Each year 200,000 women and men are diagnosed with breast cancer in the United States alone. Erin Kokoszka has felt this statistic personally. “My maternal grandmother and all of her sisters have been affected by breast cancer,” she said. “My grandmother is a survivor and her other living sister is a survivor, but she’s lost two sisters. My two great-aunts have both been killed by the disease.”

Last year, Mrs. Kokoszka decided to form her own army against the disease by taking part in the Avon Breast Cancer Walk. She named her team Imma Be the Cure. The team’s battlefield was a 40-mile walk through the streets of Boston. Team Imma Be the Cure raised $43,500 for research and prevention, earning them fifth place honors for their fund-raising efforts. In total, the Boston walk raised $5.2 million dollars and nationwide the Avon walk raised $55 million.

For this year’s walk, taking place on May 14 and 15 in Boston, team Imma Be the Cure has nearly doubled in size.

Sarah York, manager of CB Stark Jewelers, signed up after listening to Mrs. Kokoszka talk about the walk during drinks at the Park Corner Bistro. “Erin and her friend were at the bar and they joined us and the walk came up,” said Mrs. York. “Erin is so motivational, she’s like O Captain! My Captain! inspiring.”

“I’m not doing this specifically for anyone, but more for everyone,” Mrs. York continued. “You know, I have a daughter. Do I want her to be dealing with this in 20, 30, 40 years? No. My best friend’s mother was recently diagnosed. Everyone has a story.”

This year’s team is not resting on past laurels. “We want to raise $60,000,” Mrs. Kokoszka said. To meet that goal, the team, consisting of seven on-Island women and some New Bedford and Boston area women, are hitting the streets with flyers in hand. Both Mrs. York and Mrs. Kokoszka remarked at how inspired they are by their community.

“Just in talking with people about it, they feel so compelled and want to give,” said Mrs. Kokoszka. “They feel like they’re taking part. And we’re representing them in the walk . . . I was at local businesses in Oak Bluffs last week asking to put up a flyer . . . and this woman found the courage to tell me why she was affected by breast cancer. Right there she personally pulled out her checkbook and wrote the most generous check in honor of her mother and her best friend.”

Mrs. Kokoszka also credits her team members. “Each of the women on the team is making a huge commitment. It’s all a juggle. Most of us have kids, families, and jobs. The fund-raising takes a lot of time, so does the training, and you definitely have to make time to train. I guess some people hear ‘walk’ and they don’t think it’s hard. They’re wrong. It’s very intense.”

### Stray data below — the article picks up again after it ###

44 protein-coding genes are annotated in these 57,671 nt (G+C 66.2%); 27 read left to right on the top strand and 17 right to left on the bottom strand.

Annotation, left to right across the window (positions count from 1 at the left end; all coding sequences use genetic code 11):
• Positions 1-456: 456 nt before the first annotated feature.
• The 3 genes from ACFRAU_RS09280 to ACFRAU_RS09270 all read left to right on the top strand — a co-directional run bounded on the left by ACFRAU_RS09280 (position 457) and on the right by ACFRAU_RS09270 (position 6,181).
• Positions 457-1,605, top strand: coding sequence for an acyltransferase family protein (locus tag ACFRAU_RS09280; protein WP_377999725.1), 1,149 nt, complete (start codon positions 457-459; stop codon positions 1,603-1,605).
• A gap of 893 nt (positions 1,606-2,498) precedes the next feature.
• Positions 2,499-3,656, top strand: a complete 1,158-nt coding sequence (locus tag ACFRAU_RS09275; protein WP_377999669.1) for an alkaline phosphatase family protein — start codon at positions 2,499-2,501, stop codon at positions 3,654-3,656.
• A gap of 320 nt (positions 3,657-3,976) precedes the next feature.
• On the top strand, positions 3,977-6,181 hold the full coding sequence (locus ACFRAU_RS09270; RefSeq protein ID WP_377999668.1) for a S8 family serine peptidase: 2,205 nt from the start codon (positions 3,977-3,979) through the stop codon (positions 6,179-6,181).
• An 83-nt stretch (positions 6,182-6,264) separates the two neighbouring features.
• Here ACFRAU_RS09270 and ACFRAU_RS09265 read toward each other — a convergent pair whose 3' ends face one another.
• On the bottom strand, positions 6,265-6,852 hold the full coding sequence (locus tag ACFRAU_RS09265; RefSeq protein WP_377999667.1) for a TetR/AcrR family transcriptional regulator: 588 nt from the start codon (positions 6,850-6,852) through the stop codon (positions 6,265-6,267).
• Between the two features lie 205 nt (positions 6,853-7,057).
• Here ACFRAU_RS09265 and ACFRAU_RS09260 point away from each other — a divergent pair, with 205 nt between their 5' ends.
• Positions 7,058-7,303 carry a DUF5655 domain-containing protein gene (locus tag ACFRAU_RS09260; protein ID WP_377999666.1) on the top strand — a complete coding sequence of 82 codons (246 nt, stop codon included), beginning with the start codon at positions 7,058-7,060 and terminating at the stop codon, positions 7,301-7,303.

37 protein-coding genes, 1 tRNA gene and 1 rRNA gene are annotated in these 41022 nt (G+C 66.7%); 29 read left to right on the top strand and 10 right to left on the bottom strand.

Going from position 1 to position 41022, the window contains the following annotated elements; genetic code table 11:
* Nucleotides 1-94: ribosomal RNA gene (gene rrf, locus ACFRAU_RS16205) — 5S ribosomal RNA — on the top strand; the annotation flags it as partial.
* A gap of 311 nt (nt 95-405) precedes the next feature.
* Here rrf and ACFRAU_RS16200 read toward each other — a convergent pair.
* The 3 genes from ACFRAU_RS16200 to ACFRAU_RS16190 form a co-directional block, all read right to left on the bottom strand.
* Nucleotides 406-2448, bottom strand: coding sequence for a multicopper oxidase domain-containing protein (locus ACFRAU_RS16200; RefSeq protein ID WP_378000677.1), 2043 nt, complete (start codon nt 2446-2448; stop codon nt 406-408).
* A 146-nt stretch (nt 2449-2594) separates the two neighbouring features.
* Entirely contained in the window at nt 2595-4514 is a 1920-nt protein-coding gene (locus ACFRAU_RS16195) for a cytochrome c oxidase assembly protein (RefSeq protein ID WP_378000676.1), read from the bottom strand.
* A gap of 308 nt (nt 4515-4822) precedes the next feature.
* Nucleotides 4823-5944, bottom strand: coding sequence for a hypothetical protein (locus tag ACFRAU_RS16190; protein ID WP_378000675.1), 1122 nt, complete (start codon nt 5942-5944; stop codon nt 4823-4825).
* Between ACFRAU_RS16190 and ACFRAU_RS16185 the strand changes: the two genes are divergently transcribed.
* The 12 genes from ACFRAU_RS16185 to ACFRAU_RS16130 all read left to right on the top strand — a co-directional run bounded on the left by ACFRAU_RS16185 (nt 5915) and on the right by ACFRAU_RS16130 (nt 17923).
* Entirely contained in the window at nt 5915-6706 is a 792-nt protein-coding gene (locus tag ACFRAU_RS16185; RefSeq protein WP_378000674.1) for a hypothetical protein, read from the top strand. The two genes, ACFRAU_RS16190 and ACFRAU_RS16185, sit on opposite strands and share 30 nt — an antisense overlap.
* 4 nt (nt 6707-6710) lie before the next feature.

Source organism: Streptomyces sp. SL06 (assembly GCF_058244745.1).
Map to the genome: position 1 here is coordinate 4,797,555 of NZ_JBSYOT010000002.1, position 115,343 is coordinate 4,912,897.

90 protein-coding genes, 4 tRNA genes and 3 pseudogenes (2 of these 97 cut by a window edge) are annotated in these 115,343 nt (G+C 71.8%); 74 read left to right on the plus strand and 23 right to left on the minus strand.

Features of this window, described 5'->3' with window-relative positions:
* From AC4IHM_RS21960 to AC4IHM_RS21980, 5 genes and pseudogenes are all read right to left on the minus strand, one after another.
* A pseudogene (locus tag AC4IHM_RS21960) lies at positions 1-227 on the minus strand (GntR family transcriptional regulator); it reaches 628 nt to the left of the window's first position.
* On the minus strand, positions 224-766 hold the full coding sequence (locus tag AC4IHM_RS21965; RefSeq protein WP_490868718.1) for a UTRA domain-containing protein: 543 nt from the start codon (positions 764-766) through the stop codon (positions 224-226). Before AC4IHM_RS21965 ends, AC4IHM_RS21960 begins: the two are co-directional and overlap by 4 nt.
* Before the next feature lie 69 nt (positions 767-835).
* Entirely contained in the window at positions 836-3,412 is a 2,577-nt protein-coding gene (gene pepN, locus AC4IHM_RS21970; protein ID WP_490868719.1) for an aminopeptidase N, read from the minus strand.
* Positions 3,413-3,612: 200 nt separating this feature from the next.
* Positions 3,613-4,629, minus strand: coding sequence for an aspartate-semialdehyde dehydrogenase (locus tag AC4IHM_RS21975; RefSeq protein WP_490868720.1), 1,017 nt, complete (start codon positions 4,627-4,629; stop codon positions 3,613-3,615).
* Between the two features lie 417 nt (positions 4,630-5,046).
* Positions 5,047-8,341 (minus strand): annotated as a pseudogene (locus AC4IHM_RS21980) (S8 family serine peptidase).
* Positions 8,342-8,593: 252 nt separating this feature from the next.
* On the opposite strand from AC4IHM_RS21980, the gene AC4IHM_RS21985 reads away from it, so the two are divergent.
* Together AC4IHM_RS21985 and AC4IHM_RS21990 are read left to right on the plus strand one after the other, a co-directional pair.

But she loves the training. The eleven-mile walks around the airport on the weekends are some of her favorite parts of the experience.

“We walk for breakfast in the morning,” she said. They all eat at the Plane-view restaurant and each morning the waitresses ask, “How many miles did you walk today?”

The sheer physical intensity of the Avon walk, 26.2 miles on Saturday and 13.1 miles on Sunday, may be exhausting physically, but emotionally it gives back much more than it takes away in terms of aches and pains.

“It’s two days of the most amazing experience you can ever even dream of,” said Mrs. Kokoszka. “Both times I’ve done it, it’s been life-changing. It just helps set priorities and to not take things for granted. That really is the essence of it all. I think those kinds of things on a personal level are important, but you also have the camaraderie of thousands of other walkers. You are all walking for the same cause and have been impacted by it in some way, shape, or form. It really is so powerful.”

On Saturday, May 14, by the time the walkers reach the Reebok-sponsored tent city respite for the night there will be blisters, blisters, sprains, exhaustion, more blisters, high temperatures, fainting spells, and more blisters. But Mrs. Kokoszka dismisses the idea of such physical discomforts as obstacles. “Walking 39.3 miles in two days doesn’t even begin to compare to what someone who is fighting breast cancer would have to go through,” she said. “It’s the least we can do to honor them.”